Ignore the technical nayayers – San Francisco is not dying

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The TransAmercia building at the end of an empty Columbus Street in San Francisco, California, USA, on Monday, December 7, 2020.

David Paul Morris | Bloomberg | Getty Images

If you believe what you read, San Francisco is dying.

Over the past few months, there has been a steady stream of investors, executives and companies traveling to places like Miami and Austin, Texas. Many have fired farewell shots on their way out the door.

Investor Joe Lonsdale pointed out San Francisco’s population of transient and outdoor addicts, the state’s practice of condensing rolling outages during windy weather to prevent broken power lines from starting fires and restrictive zoning laws that make new homes expensive and difficult to build. Venture capitalist Keith Rabois called the city “massively improperly driven and administered.”

Tesla CEO Elon Musk smacked local Covid rules that stopped production at the company’s plant in Fremont and compared the state to a sports team that has won for too long and is becoming complacent.

Palantir CEO Alex Karp wrote in the company’s IPO prospect, which the company felt out of step with Silicon Valley’s morals and rhetoric, wrote: “Software projects with our country’s defense and intelligence agencies, whose mission is to protect us, have become controversial, while companies built on advertising dollars are common . “The company moved its headquarters to Colorado during the summer.

Launch of security software Tanium moved to a suburb of Seattle. CEO Orion Hindawi – a former lifelong resident of the Bay Area – criticized his “real government issues”, noting that the work of the pandemic from home had allowed many Tanium employees to relocate to other cities where they tend to be “a very happier. “

Rental property in San Francisco throws himself, housing the inventory increases after years of extreme scarcity, and the region’s unusually aggressive shutdowns have not stopped coronavirus. California now has one of those worst new infection rates in the nation, and hospitals are close to overwhelmed, while destroy local businesses.

In the midst of all this, local authorities are indulging in headline (not in the good way) symbolic proposals such as renaming more than 40 schools named after such diverse people as Senator Dianne Feinstein and Abraham Lincolnand judgmental the fact that Mark Zuckerberg’s name was added to the local public hospital after Facebook CEO donated $ 75 million.

A personal perspective

All these criticisms are valid. Many are shared by many people in the city, including me.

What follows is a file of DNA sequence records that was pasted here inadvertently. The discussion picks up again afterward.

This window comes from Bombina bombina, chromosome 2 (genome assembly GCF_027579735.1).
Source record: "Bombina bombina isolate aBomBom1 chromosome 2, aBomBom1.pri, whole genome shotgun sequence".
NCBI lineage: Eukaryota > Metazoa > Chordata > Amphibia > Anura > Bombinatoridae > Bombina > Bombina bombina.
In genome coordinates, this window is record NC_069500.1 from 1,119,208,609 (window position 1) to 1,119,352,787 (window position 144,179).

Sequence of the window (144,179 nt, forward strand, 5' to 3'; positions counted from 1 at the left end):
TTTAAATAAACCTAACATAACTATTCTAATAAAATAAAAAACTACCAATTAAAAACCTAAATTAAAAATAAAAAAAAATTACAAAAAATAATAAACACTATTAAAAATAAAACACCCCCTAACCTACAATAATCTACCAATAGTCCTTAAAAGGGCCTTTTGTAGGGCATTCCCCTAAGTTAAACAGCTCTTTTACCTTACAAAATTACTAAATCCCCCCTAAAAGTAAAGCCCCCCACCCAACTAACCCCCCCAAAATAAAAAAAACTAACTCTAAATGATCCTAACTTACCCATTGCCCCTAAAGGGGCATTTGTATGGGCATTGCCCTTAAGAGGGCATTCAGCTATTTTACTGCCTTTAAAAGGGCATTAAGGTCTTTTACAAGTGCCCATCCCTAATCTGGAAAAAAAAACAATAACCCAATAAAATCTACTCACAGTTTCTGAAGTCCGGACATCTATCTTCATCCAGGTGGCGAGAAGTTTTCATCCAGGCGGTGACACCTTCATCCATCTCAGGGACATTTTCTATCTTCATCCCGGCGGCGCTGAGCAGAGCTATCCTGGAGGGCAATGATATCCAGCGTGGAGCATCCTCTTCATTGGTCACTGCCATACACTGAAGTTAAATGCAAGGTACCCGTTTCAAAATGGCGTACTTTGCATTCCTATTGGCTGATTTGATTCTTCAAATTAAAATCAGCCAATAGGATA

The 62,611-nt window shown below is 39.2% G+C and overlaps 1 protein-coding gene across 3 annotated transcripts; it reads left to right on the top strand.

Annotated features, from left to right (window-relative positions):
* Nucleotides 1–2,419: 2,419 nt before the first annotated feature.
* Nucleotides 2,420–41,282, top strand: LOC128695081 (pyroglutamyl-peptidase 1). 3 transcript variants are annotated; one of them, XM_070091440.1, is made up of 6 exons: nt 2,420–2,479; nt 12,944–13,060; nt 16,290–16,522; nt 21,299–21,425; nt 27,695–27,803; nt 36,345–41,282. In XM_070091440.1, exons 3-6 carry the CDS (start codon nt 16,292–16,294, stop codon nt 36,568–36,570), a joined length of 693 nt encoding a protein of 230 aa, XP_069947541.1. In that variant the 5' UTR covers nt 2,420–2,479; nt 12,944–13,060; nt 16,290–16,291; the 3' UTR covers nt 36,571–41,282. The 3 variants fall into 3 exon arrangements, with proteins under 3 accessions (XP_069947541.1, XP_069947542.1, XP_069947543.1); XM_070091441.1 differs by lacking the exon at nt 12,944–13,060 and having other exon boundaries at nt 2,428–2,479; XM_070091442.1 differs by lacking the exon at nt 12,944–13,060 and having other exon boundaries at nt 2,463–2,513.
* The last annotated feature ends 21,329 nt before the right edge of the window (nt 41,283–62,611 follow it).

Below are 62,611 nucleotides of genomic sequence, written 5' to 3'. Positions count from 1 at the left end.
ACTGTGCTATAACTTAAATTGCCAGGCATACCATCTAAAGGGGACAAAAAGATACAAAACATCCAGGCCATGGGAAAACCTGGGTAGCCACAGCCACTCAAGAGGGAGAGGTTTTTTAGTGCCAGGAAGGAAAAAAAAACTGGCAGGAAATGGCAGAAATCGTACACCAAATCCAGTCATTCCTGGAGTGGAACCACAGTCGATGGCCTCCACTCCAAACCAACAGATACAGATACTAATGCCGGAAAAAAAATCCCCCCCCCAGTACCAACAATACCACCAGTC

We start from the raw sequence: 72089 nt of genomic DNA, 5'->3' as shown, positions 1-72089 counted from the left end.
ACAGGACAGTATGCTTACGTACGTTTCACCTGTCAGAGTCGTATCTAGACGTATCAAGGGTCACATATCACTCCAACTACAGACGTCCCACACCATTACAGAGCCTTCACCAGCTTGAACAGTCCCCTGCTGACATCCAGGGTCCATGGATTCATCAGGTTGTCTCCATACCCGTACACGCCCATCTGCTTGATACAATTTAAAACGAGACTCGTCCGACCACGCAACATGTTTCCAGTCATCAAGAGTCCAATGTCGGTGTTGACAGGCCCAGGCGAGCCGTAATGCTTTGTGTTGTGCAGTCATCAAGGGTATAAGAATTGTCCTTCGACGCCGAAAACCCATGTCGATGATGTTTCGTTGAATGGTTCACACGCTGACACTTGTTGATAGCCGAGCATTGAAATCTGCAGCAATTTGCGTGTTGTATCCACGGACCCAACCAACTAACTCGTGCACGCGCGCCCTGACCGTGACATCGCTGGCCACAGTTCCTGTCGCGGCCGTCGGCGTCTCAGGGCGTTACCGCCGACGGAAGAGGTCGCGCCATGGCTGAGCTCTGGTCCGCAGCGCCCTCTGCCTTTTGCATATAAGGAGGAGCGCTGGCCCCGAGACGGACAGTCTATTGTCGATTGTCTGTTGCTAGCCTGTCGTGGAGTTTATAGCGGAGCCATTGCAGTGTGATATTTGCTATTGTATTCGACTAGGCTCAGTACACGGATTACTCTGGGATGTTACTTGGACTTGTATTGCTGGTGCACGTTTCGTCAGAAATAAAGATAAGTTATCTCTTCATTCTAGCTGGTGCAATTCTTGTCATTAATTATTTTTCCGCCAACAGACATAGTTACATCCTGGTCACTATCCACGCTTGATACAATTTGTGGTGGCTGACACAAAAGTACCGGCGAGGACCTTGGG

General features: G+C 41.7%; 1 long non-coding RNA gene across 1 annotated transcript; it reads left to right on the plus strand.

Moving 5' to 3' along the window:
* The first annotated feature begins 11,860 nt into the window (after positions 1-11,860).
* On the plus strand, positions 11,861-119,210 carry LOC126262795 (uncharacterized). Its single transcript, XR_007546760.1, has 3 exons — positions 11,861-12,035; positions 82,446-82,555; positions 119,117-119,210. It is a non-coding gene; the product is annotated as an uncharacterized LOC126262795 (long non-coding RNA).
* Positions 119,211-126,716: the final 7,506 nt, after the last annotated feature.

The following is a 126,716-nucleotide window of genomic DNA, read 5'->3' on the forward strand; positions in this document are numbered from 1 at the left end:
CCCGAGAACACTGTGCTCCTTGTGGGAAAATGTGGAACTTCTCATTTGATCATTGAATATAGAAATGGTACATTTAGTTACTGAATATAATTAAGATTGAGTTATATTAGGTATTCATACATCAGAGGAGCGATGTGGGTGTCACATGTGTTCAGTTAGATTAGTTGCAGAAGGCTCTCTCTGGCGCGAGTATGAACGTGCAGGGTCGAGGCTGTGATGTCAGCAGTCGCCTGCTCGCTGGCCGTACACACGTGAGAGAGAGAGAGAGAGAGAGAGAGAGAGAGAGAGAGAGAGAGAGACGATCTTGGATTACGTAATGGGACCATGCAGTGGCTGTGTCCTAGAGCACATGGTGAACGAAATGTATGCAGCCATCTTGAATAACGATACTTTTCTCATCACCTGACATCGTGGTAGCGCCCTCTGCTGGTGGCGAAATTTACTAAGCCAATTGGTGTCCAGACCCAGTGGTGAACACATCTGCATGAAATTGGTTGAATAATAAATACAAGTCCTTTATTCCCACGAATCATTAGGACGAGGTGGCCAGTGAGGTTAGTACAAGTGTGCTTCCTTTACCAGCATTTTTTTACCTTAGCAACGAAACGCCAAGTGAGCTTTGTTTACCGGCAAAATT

But before dismissing San Francisco’s and California’s continued relevance to the technology industry, consider the following thoughts based on my historical knowledge of the area, my personal perspective, and conversations with many lifelong residents and newcomers.

(Because some people will reject this essay if I do not present my bona fides: I have now lived here exactly a third of my life, 17 years. I went through with my parents in the early 1970s, moved here after college in 1992 and got through most of the dot-com boom before it got too expensive, then finally returned for the third time in 2010. My wife and I own our home and our kids have grown up in public schools in San Francisco , where my wife has spent thousands of hours leading local PTA chapters and dealing with any kind of political conflict and bureaucratic barrier that you could imagine.)

So some outsiders should know:

The biggest technology companies have deep roots here. Google’s parent company, Alphabetand Sales force employ about 30,000 workers in the Bay Area and has built hundreds of thousands of square feet of office space in San Francisco alone. Alphabet is making a major redevelopment of downtown San Jose and has done so committed 1 billion $ To build more affordable housing in the area while Apple spent billions on a space age office complex in Cupertino and has put down $ 2.5 billion against affordable housing.

Facebook may allow employees to work from home forever when the pandemic is over, but it has also spent billions on building a massive campus in Menlo Park and is signing of new leases over the bay of Fremont, where TeslaMain factory is located. These companies may try to expand elsewhere in the future, but it would be financially insane to wind up activities here in the short term after investing so much.

It is not to mention dozens of smaller and recently public companies like Twilio, Zoom, Airbnb, Doordash, Pinterest and so on, many of whom have said they plan to stay. As long as they are here, they attract at least some employees who are entrepreneurial enough to strike out alone. They will seek funding from all the venture capitalists whose offices are still located in South Park in San Francisco and Sand Hill Road, up the street from Stanford.

Speaking of Stanford and UC Berkeley, both are world-class higher education institutions with strong local networks and connections to the technology industry.

Tech has appropriate, but limited, political power in San Francisco. One of the strangest complaints from the outgoing crowd is that the technology industry has not been valued and unable to exercise political power to change the city.